Dave Snowden spoke a couple of times during the conference starting with the conference keynote. The idea that got me interested was the concept that it’s not that useful to think of tacit knowledge as something that’s in your head but that it’s contained throughout your body. I was sort of expecting Dave to go the next step and say that tacit knowledge extends beyond your self and incorporates tacit knowledge of those people and things you are connected to or surrounded by. It reminds me of the network controller who couldn’t remember what he knew in his lounge room or that classic of anthropology, Cognition in the Wild where each navigator alone was unable to explain or dock an aircraft carrier, but together they could.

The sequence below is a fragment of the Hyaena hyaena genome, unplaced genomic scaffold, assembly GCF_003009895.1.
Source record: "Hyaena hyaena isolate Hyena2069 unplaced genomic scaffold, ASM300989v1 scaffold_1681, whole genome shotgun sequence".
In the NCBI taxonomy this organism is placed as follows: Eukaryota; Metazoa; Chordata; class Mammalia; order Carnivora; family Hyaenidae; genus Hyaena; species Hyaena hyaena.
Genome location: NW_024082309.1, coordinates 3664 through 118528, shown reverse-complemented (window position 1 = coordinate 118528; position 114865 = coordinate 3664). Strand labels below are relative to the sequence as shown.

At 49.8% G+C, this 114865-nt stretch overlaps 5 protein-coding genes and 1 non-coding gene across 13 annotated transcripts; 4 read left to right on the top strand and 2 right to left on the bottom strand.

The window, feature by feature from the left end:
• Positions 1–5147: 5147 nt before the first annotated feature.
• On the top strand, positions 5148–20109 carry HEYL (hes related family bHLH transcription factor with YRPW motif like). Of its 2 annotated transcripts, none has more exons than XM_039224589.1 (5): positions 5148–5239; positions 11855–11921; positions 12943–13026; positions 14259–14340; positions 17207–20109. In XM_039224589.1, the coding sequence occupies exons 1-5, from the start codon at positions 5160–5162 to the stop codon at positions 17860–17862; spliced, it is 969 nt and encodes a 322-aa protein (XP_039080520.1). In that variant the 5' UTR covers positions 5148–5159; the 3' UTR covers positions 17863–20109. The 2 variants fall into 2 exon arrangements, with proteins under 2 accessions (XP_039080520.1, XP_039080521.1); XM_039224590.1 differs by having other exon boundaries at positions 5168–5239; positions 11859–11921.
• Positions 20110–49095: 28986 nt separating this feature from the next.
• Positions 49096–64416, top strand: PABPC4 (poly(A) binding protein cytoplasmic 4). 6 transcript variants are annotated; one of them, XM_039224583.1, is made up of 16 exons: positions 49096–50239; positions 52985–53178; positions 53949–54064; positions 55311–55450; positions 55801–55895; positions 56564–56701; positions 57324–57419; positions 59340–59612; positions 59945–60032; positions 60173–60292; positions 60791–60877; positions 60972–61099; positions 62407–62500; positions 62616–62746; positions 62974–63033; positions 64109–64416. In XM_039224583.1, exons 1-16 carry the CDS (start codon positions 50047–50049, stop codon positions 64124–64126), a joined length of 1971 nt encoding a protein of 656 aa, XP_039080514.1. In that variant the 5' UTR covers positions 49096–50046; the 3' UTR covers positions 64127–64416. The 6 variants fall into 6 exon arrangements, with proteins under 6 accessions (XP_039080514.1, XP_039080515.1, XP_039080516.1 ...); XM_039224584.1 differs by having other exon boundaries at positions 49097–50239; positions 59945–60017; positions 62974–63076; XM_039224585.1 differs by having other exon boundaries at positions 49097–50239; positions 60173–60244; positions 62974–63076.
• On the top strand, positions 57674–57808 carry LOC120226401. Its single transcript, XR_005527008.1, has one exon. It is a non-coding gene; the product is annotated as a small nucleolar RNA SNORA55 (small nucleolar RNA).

During the conference I heard a some speakers recount the meme, “we learn best from failure.” I’m not sure this is entirely true. Anecdotally I remember distantly when I read about the Ritz Carlton approach to conveying values using stories and I’m now delivering a similar approach to a client on the topic of innovation. Here I’ve learned from a good practice. As Bob Dickman once told me, “you remember what you feel.” I can imagine memory being a key first step to learning. And some research shows it’s more complex than just learning from failure. Take this example. The researchers take two groups who have never done ten pin bowling and get them bowling for a couple of hours. Then one group is taken aside and coached on what they were doing wrong and how they could improve. The other group merely watches an edited video of what they were doing right. The second group did better than the first. However there was no difference with experienced groups.